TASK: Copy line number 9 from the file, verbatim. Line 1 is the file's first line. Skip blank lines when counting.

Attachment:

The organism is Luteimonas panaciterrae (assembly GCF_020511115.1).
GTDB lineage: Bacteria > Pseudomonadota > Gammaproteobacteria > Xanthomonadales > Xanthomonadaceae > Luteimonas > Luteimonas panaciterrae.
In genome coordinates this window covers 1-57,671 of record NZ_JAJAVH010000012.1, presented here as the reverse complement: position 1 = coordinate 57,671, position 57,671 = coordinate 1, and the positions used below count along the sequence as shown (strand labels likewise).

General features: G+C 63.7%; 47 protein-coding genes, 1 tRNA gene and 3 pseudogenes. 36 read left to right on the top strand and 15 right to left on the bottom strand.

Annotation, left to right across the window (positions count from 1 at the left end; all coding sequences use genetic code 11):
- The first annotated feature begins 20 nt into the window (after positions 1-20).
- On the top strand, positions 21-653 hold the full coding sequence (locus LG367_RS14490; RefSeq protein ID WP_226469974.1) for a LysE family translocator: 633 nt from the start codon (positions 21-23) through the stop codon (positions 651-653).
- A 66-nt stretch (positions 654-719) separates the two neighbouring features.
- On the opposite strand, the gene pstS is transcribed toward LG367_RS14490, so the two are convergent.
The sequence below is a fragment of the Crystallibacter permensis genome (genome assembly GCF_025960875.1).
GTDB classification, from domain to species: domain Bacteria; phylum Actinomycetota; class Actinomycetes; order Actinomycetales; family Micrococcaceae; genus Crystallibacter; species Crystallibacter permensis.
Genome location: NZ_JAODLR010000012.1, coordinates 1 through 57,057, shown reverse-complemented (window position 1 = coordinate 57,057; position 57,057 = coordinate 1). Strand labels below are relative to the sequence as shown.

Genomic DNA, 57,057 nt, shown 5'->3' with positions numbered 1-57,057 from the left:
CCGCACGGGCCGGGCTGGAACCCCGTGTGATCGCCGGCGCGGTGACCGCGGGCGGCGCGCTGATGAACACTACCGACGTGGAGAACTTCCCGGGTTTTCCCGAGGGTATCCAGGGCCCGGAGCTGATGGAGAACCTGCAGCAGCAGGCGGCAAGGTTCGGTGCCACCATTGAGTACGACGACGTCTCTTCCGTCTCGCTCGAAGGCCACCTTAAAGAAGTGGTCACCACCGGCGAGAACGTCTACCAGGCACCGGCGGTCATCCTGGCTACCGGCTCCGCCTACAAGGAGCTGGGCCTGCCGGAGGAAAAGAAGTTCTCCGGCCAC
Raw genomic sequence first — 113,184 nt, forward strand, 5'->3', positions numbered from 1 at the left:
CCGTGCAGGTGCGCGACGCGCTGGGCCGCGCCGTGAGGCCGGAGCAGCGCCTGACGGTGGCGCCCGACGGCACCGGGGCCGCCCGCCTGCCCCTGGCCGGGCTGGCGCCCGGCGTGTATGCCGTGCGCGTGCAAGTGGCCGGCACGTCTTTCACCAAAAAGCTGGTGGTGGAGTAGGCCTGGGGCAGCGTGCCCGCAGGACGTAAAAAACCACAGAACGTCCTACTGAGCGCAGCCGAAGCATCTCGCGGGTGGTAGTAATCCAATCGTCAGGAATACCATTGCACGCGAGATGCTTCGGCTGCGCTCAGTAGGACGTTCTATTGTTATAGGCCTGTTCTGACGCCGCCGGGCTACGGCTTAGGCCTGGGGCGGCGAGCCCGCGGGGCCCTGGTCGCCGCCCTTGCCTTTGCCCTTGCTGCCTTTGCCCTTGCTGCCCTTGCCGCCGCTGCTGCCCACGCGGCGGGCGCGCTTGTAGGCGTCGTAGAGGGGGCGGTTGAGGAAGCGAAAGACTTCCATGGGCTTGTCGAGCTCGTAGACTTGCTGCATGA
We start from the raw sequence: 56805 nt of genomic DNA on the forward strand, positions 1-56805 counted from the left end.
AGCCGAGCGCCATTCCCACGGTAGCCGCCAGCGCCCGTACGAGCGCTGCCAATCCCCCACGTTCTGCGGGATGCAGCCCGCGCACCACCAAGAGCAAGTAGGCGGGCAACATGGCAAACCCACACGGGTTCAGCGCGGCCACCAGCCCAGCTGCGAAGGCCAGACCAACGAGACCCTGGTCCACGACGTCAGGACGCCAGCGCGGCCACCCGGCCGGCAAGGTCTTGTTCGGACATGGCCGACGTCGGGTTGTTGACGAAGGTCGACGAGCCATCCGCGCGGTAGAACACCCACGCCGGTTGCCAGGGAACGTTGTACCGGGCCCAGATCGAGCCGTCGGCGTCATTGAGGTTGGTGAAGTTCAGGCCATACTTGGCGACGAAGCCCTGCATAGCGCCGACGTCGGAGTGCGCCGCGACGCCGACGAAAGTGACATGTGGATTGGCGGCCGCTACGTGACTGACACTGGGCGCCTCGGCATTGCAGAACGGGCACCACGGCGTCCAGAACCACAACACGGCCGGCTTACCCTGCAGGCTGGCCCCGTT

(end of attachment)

- On the opposite strand, the gene pstS is transcribed toward LG367_RS14490, so the two are convergent.